Asia
The Far Eastern Curlew (Endangered) relies on the Yellow Sea as a migratory stopover site © Wang LiQiang / Shutterstock
05 Jul 2019

Yellow Sea shorebird habitats secure World Heritage listing

Key sites along the Chinese coastline of the Yellow Sea have secured World Heritage status, a lifeline for 17 globally threatened migratory shorebird species that rely on these habitats. The decision follows tireless advocacy from BirdLife Australia and reflects China’s role as a leader in global conservation.
Mem Mai on his rounds © Chea Sophea
02 Jul 2019

Meet the former tiger hunter turned forest protector

It is said that a tiger cannot change its stripes. Yet, after hunting and killing a tiger himself for the subsistence of his family, now-BirdLife employee Mem Mai proves that people can change their ways, especially when given the opportunity.
ROM meeting with indigenous people in Philippines
03 Jun 2019

Results Oriented Monitoring Review

European Union commissioned review to examine project status
22 May 2019

Forests and Biodiversity

Forests play a crucial role in protecting wildlife. Unfortunately, they are being lost at an alarming rate. Can local forest governance help protect them?
© Pavel Tomkovich

Will you help us secure a future for the next generation of Spoon-billed Sandpipers?

Brown-eared Bulbul © HIH Princess Takamado
01 May 2019

Names of Birds

”Through the Lens”, Fujingaho Magazine, May 2019
24 Apr 2019

Forest Governance in Southeast Asia and Pacific: Year Two Review Completed

From March 25-29, members of the Forest Governance project met in Malaysia to discuss the project status, identify challenges, and ensure successful delivery of the project. Here's what they discussed and decided.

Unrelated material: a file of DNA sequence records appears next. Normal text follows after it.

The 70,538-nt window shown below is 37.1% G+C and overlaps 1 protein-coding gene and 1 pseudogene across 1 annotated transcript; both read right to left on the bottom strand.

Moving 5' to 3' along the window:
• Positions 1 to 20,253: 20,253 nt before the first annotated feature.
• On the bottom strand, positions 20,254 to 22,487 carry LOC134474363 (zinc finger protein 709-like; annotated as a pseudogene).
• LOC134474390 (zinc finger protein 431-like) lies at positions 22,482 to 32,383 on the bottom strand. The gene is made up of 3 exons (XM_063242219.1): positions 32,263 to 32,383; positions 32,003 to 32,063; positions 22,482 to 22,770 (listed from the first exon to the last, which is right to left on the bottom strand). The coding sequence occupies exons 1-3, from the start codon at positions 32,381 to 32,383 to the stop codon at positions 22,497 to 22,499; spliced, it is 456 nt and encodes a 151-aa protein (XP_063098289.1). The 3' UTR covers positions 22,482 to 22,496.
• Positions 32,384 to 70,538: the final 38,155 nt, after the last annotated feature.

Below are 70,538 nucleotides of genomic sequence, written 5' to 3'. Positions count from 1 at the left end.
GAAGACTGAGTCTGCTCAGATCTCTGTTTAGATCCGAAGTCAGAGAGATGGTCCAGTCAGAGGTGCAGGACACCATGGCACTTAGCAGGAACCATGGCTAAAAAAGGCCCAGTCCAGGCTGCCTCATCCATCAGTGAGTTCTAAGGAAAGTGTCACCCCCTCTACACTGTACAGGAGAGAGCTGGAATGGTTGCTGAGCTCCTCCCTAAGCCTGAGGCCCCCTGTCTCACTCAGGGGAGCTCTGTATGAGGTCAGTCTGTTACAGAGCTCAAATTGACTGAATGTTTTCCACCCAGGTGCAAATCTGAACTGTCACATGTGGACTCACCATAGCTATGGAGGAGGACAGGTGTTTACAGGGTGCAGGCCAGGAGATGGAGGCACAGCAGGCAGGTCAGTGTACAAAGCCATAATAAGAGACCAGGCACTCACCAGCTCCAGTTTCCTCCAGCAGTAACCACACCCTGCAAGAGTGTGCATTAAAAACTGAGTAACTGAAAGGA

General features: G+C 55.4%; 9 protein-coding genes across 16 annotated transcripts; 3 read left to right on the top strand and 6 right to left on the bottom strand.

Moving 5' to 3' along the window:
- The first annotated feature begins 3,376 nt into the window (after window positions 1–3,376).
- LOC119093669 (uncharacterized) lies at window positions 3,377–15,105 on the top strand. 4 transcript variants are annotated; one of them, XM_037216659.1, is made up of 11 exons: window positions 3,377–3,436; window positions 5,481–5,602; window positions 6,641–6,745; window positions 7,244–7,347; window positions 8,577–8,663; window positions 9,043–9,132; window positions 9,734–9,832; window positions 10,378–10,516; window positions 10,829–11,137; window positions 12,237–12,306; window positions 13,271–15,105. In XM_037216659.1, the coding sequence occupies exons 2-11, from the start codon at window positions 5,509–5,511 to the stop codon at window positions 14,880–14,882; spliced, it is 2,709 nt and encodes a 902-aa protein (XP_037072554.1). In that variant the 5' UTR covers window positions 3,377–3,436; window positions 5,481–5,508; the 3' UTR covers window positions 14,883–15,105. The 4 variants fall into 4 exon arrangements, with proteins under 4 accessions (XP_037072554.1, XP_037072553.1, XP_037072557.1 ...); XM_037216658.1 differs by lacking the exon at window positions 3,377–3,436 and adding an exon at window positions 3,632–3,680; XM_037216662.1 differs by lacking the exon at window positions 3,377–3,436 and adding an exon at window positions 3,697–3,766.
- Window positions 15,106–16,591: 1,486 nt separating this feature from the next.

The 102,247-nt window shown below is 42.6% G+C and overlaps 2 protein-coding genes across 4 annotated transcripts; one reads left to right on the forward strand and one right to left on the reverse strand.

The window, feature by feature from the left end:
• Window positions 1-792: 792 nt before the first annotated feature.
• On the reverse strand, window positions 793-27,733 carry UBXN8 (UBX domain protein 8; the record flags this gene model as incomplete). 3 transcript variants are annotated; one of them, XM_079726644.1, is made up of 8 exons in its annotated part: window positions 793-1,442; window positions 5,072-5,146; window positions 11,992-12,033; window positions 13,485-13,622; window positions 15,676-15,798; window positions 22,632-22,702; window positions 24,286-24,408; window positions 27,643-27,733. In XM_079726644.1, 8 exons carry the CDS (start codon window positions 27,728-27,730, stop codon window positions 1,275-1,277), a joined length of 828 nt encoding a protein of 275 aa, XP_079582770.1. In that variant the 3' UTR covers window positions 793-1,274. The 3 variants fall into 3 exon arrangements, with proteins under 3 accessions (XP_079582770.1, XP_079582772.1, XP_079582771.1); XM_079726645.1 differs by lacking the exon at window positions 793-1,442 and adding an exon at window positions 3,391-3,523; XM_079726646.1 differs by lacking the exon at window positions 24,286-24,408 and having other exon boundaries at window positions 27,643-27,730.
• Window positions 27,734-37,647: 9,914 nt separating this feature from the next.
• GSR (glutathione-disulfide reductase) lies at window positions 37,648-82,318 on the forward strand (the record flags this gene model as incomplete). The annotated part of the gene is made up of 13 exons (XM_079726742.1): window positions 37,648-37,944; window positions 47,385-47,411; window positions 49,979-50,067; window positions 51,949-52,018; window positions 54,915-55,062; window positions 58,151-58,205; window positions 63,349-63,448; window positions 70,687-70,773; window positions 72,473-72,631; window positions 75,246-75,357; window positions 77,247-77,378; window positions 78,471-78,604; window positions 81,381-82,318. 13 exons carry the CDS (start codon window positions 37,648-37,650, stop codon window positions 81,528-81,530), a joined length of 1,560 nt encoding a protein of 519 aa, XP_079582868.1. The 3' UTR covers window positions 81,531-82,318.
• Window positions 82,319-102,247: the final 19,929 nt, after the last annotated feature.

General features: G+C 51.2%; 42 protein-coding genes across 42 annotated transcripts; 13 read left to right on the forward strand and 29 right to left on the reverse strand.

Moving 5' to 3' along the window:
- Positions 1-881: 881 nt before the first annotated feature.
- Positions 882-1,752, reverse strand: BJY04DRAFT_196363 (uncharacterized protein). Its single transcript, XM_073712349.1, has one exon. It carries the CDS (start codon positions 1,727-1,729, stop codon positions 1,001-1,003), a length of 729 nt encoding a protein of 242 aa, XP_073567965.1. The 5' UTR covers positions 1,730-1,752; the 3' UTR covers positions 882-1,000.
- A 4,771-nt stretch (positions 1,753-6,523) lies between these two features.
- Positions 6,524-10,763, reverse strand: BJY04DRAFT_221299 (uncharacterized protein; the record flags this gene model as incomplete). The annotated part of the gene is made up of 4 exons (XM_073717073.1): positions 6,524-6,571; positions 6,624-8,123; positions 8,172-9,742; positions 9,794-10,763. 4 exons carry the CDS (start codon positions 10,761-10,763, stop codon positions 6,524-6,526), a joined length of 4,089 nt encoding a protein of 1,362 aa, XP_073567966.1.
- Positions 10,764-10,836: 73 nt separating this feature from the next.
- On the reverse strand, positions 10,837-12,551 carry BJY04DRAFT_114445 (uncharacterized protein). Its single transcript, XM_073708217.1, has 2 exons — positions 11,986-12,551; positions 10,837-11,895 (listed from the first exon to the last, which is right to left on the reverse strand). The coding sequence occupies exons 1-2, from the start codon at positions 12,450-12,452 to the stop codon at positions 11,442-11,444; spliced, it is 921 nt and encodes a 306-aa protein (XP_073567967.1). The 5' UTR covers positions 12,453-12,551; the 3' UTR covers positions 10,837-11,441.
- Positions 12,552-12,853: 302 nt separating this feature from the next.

17 Apr 2019

Protected status secured for Cambodia’s Stung Sen wetlands

Thanks to the work of BirdLife International Cambodia Programme, the rich and biologically diverse Stung Sen wetland has been designated as a Wetland of International Importance under the Ramsar Convention, protecting the habitat of important species such as the Lesser Adjutant.
The Rufous-headed Robin is one of the most narrowly-distributed birds in Asia © Summer Wong
04 Apr 2019

News flash: Rufous-headed Robin spotted for first time since 2016

This secretive Endangered songbird has been spotted for the first time in three years, in the cloud forests of Malaysia – a completely new habitat for this species. Could this be its formerly unknown wintering grounds?
The "baby shower"-style hatching ceremony drew media attention © Aranyak
25 Mar 2019

The Adjutant Army: an all-female campaign for an Endangered stork

A gangly, bald, leathery bird with a penchant for eating garbage, the Greater Adjutant’s unconventional appearance has brought it to the edge of extinction. But in India, an all-female group of conservationists is fighting to clear its name.

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Pink Pigeon © Chris Moody/Shutterstock

Who we are

Who we are

The BirdLife Partnership in Asia is made up of independent civil society conservation organisations managing complex innovative conservation programmes.  Read more about BirdLife Asia

What we do

What we do

The BirdLife Asia Programme is co-ordinated from BirdLife Asia Regional Office in Singapore. In addition, there are BirdLife International offices in Tokyo (Japan), Phnom Penh (Cambodia) and Hanoi (Vietnam). Read more about our programmes.

Support us

Support us

When you get involved with BirdLife you are helping us to go beyond today to impact the future. Read about how you can support us.

Where we work

Where we work

The BirdLife Asia Partnership has led the way in creating and supporting the management of networks of Protected Areas in the region. Read more about our work.